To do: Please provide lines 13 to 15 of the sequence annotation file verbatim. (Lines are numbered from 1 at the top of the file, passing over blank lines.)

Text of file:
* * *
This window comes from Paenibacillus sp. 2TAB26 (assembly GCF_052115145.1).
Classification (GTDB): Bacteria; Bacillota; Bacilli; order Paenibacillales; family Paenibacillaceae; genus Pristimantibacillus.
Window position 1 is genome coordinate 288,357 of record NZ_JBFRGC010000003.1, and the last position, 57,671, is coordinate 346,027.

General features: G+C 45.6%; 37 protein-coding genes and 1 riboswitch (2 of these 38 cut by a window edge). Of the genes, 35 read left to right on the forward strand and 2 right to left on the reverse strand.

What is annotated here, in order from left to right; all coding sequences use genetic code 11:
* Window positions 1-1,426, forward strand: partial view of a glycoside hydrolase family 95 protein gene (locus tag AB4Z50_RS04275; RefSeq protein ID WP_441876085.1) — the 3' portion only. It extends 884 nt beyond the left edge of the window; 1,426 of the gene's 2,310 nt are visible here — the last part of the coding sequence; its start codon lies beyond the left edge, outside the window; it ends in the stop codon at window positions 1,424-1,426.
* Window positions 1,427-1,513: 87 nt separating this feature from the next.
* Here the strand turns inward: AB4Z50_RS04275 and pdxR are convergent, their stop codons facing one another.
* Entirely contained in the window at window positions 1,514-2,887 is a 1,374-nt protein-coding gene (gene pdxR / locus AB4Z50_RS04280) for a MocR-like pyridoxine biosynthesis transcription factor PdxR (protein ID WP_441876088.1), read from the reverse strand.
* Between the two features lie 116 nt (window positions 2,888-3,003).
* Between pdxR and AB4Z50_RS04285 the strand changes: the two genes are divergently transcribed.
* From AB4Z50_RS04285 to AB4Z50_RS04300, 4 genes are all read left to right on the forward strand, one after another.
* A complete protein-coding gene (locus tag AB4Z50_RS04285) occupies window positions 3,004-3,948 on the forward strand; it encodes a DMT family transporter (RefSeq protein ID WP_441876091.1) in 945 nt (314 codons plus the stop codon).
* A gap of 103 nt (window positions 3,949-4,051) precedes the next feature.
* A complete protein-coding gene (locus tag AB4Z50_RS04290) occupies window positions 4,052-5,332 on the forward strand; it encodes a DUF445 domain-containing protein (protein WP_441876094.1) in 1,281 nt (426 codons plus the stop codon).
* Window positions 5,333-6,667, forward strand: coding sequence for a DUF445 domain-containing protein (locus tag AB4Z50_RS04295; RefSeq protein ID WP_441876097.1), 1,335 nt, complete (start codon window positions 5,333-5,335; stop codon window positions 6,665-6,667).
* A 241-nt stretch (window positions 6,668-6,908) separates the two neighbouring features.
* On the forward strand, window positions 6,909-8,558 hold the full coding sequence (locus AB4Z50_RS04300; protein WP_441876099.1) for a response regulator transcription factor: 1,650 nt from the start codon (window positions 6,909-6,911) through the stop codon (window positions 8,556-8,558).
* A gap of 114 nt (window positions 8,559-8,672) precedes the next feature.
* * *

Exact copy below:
* A complete protein-coding gene (locus tag AB4Z50_RS04285) occupies window positions 3,004-3,948 on the forward strand; it encodes a DMT family transporter (RefSeq protein ID WP_441876091.1) in 945 nt (314 codons plus the stop codon).
* A gap of 103 nt (window positions 3,949-4,051) precedes the next feature.
* A complete protein-coding gene (locus tag AB4Z50_RS04290) occupies window positions 4,052-5,332 on the forward strand; it encodes a DUF445 domain-containing protein (protein WP_441876094.1) in 1,281 nt (426 codons plus the stop codon).